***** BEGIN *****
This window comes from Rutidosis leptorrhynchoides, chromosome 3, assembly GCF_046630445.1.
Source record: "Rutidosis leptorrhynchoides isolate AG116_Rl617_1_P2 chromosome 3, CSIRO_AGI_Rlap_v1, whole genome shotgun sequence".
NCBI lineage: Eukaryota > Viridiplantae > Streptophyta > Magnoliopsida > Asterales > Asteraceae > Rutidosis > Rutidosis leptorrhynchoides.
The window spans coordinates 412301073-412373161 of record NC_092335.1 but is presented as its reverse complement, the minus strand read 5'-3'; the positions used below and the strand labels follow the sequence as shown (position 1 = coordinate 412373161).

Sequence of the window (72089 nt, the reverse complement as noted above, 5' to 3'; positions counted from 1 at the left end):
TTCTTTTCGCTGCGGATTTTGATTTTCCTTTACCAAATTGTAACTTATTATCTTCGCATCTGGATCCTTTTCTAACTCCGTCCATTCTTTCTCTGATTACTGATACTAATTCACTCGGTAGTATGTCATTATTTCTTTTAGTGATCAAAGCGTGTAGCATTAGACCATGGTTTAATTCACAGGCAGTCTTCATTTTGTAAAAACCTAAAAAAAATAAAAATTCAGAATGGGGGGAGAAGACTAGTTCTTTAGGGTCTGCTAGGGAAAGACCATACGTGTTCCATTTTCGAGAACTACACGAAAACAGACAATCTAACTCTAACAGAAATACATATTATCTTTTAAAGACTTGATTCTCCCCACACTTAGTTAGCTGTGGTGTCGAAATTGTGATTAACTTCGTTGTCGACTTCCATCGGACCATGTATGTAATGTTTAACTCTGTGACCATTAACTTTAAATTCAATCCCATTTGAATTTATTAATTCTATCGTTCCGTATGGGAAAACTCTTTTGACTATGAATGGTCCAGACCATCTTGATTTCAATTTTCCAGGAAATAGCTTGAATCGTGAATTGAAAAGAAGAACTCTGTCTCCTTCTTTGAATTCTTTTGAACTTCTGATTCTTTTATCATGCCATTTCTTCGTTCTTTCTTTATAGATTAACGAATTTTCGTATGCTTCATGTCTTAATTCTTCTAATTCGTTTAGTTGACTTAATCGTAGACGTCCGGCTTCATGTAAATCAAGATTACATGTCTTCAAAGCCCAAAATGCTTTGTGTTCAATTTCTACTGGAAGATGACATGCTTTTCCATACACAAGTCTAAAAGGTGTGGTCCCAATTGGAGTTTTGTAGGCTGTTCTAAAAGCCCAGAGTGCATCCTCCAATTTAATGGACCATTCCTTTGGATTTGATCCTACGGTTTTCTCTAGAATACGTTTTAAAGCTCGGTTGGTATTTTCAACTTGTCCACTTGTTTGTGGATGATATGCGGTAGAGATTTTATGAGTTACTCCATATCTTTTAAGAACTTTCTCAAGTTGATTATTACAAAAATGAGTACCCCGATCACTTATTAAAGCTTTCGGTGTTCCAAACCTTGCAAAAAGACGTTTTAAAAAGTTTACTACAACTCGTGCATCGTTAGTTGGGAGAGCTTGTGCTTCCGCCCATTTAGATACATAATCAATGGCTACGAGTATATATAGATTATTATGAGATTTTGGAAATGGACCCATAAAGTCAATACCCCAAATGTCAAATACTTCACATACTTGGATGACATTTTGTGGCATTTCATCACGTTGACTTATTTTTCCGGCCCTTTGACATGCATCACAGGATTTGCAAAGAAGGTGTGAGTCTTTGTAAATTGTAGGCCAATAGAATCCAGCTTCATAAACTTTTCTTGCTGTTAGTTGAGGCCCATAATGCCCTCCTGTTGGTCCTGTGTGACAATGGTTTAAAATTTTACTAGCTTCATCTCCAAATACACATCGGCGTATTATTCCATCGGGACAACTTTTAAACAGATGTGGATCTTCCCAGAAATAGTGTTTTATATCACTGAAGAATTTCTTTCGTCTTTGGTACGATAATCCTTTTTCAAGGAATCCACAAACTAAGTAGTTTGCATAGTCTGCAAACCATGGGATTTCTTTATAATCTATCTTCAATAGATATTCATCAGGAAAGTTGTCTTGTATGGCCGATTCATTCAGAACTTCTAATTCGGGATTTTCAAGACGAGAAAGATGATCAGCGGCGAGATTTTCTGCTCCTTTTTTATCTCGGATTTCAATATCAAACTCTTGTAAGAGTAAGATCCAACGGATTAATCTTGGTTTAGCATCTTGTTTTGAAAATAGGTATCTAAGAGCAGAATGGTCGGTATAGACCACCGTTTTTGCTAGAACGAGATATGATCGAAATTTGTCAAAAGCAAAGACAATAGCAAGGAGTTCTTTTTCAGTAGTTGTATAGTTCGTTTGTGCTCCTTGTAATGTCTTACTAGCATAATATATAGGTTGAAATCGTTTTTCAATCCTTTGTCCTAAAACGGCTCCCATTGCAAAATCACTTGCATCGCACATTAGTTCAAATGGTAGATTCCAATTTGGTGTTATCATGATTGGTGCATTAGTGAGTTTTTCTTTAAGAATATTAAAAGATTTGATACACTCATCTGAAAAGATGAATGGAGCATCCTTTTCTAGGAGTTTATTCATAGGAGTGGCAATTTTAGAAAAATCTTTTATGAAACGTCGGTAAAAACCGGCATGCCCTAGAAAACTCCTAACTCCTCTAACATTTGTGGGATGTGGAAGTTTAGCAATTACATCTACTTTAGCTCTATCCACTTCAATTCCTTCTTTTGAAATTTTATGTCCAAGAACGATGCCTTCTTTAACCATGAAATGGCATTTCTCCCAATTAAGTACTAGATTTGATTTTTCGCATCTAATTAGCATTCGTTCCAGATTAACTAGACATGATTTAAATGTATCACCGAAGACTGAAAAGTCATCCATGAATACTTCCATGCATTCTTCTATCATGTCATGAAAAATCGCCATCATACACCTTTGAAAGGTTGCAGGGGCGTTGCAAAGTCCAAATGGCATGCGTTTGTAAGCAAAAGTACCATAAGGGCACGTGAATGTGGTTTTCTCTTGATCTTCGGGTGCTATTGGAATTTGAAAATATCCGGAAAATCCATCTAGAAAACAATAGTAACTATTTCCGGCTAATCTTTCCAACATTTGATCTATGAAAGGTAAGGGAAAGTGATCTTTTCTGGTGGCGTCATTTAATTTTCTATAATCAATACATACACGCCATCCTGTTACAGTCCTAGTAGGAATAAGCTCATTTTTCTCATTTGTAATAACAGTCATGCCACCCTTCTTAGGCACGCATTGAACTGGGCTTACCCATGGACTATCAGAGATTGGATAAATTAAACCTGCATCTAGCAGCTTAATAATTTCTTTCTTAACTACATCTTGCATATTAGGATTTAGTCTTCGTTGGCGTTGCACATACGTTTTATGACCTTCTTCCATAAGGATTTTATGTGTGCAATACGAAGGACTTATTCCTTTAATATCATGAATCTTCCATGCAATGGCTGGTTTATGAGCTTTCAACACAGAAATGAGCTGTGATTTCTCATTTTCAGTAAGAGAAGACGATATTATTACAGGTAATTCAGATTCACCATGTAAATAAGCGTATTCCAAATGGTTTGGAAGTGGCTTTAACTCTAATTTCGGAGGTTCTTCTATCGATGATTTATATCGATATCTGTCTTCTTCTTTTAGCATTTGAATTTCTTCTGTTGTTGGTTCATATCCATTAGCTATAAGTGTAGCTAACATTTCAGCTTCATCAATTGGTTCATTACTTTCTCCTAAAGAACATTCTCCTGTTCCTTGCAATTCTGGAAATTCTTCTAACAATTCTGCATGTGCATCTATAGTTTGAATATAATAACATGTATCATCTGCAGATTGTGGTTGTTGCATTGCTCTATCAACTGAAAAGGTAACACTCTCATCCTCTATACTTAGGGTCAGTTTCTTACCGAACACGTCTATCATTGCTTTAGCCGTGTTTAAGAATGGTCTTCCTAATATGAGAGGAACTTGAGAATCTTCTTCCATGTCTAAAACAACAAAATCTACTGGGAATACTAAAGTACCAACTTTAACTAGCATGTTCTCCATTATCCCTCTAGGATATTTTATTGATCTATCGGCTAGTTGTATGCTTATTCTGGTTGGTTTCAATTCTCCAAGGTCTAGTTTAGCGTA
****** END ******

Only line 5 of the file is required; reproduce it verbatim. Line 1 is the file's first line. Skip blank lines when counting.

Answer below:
Sequence of the window (72089 nt, the reverse complement as noted above, 5' to 3'; positions counted from 1 at the left end):